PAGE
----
Prior to Wilson's arrival in Europe, no American President had ever visited Europe while in office. Wilson's Fourteen Points, of a year earlier, had helped win the hearts and minds of many as the war ended; these included Americans and Europeans generally, as well as Germany, its allies and the former subjects of the Ottoman Empire specifically. Wilson's diplomacy and his Fourteen Points had essentially established the conditions for the armistices that had brought an end to World War I. Wilson felt it was his duty and obligation to the people of the world to be a prominent figure at the peace negotiations. High hopes and expectations were placed on him to deliver what he had promised for the post-war era. In doing so, Wilson ultimately began to lead the foreign policy of the United States toward interventionism, a move strongly resisted in some domestic circles.
Once Wilson arrived, however, he found "rivalries, and conflicting claims previously submerged". He worked mostly trying to sway the direction that the French (George Clemenceau) and British (Lloyd George) delegations were taking towards Germany and its allies in Europe, as well as the former Ottoman lands in the Middle East. Wilson's attempts to gain acceptance of his Fourteen Points ultimately failed, after France and Britain refused to adopt some specific points and its core principles.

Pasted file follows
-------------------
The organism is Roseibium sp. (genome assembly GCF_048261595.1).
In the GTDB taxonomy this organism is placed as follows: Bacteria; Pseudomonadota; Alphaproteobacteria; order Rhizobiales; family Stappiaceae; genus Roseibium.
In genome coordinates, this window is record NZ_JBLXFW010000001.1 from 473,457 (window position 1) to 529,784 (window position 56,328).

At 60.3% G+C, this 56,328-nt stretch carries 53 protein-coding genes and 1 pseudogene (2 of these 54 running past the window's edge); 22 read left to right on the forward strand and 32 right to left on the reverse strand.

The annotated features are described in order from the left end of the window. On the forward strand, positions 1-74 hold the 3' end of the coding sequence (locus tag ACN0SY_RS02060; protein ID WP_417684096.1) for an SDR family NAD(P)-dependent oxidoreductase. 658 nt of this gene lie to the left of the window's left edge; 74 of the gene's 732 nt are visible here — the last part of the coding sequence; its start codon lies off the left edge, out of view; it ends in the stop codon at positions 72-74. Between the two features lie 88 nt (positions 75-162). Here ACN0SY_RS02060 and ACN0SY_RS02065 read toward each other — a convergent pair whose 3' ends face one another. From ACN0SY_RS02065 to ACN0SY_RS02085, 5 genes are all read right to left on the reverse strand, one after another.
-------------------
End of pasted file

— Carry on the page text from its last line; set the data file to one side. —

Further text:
In Europe, several of his Fourteen Points conflicted with the other powers. The United States did not encourage nor believe that the responsibility for the war that Article 231 placed on Germany was fair or warranted. It would not be until 1921 that the United States finally signed separate peace treaties with Germany, Austria and Hungary.
In the Middle East, negotiations were complicated by competing aims, claims, and the new mandate system. The United States hoped to establish a more liberal and diplomatic world, as stated in the Fourteen Points, where democracy, sovereignty, liberty and self-determination would be respected. France and Britain, on the other hand, already controlled empires, wielded power over their subjects around the world, and still aspired to be dominant colonial powers.